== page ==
The Importance of Using a Professional to Make Your Will

A friend of a friend has recently died – naming my friend as an executor.

The deceased has been ill for 3-4 years, and on advice of their friends had made a Will in 2009, and had asked 2 people if they would be happy to act as executors, to which they both agreed.  Over the years, he told many of his friends that this Will existed, and where he kept it.  He also told them that he had made certain “provisions” for them in the Will.

Knowing that his time was almost up, he had been getting his affairs in order over the last few months.  He left a letter addressed to each of his close friends, thanking them for their support over the last few years with his terminal cancer, and also making individual bequests to them.  He also listed all of his assets, and put all his bank details and property details in a folder and left this with his “Will” on the dressing table next to his bed with the letters and notes to be read when required.

He died 2 weeks ago, and the police were called to gain entrance to his property.  They found the papers clearly laid out together with passport, credit cards and all the papers and documents needed to execute his estate, and so they contacted the main executor as shown in the letters to inform them of the demise of their dear friend.

However, when the executor got the papers from the police, they were concerned about the validity of the Will.  It is a 3 page handwritten document, clearly stating it is his Will, using the correct terminology, and does appoint 2 executors.  It also states in the accompanying letter that he is asking his next door neighbours to witness the document and names who they will be.  It then goes on to list all his friends, relatives and people who he wishes to leave his estate to.  He had 2 properties in the UK, plus one in Portugal, and up until a few months ago, he also owned a flat in Eygpt.  The proceeds of sale of this flat are now in his bank account.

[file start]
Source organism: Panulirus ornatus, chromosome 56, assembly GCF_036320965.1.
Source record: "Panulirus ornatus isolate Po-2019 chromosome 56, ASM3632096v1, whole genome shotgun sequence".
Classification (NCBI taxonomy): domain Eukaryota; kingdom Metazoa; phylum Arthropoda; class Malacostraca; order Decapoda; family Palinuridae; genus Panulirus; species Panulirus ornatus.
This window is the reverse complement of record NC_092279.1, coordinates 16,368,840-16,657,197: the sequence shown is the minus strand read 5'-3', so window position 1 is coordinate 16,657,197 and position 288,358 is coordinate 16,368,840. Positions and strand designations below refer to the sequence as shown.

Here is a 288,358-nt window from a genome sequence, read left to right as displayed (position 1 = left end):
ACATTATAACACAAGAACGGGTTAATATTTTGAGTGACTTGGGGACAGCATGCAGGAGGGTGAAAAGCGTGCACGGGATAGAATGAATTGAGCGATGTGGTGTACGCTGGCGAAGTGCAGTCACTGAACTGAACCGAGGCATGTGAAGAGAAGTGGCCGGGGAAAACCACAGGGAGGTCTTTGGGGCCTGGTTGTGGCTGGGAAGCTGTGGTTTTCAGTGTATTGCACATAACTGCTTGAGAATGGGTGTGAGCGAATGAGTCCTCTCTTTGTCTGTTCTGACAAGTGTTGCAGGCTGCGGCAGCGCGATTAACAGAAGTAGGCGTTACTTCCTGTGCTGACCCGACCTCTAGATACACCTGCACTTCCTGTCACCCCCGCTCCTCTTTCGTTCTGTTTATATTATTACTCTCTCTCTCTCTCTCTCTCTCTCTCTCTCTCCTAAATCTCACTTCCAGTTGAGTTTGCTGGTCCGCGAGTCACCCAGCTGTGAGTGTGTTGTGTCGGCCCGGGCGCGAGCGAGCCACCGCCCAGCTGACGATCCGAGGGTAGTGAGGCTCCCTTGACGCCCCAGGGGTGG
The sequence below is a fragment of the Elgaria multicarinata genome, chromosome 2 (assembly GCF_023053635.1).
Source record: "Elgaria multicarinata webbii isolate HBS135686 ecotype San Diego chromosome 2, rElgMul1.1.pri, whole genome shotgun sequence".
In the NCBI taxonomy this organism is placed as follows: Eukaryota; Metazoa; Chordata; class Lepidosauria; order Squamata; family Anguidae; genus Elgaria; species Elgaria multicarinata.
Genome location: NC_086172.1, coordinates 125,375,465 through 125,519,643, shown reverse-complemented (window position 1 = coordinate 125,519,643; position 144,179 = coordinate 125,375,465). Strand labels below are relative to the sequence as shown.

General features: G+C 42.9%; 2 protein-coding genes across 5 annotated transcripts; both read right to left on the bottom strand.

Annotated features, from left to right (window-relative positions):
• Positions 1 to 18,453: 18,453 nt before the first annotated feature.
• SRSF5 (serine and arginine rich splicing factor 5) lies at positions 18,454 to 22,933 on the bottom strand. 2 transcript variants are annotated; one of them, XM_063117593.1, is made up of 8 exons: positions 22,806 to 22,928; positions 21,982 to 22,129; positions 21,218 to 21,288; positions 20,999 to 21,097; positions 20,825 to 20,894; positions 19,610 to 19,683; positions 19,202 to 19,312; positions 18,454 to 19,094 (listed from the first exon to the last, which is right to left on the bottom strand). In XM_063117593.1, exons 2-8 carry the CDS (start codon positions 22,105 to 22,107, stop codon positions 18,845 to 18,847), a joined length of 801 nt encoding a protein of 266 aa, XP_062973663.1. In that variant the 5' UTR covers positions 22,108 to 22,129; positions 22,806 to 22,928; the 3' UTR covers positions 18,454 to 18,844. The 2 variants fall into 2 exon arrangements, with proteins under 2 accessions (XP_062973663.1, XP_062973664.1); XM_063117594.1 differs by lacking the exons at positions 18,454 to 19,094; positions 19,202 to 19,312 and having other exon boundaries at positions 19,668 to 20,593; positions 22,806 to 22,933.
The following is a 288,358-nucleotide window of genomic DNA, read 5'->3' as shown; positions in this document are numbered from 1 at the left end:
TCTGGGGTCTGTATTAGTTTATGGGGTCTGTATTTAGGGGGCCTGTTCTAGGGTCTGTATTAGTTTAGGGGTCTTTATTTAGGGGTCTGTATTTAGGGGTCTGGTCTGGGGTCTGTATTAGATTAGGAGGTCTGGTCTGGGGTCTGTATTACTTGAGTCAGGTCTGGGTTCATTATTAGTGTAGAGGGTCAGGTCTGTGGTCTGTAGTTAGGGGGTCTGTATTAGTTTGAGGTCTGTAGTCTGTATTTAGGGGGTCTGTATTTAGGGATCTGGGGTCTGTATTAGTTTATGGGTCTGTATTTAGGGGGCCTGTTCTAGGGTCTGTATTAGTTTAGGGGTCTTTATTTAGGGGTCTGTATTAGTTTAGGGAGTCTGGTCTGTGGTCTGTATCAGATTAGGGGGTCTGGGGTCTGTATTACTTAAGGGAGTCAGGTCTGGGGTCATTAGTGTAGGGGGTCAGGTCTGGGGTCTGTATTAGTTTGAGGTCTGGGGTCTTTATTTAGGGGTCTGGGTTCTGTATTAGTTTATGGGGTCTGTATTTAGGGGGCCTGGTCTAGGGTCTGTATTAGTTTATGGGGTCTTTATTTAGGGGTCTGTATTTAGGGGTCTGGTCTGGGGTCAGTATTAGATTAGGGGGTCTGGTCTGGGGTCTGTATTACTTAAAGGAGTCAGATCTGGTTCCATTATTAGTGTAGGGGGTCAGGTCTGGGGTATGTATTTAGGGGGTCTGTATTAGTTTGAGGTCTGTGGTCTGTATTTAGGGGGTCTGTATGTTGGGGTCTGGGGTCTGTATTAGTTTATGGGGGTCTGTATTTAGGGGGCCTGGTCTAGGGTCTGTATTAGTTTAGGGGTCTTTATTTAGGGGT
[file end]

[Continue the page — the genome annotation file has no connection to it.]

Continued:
There are numerous personal possessions, which are all clearly defined, naming who should receive them.

He had even calculated the total gross value of his estate and what the tax payable would be.  He wrote in his letter that there was enough cash to cover his funeral expenses and pay the tax due.  He left his niece (who was an executor) a sum of £200,000 and his total estate was valued at circa £1,500,000.  The other executor and close friend of over 40 years, was to receive one of the tenanted properties, so that he could receive the rental income to give him the security he so richly deserved for helping for all these years.  He had even made proposals for the tenant’s rent to be frozen at the agreed monthly price for at least a year and for him to be allowed to stay in the property for the year if he wished.

The problem was that the Will had only been witnessed by one of the neighbours – not two!

As the deceased had no spouse or children, both parents had died, and his only natural relatives would be his father’s brother who had died some years back leaving just 2 children, one being his niece who he knew well, and the other being a nephew who he hardly knew and to whom he had not left anything under the terms of his Will.  These 2 inherited everything!!

What an unfortunate thing to have happened!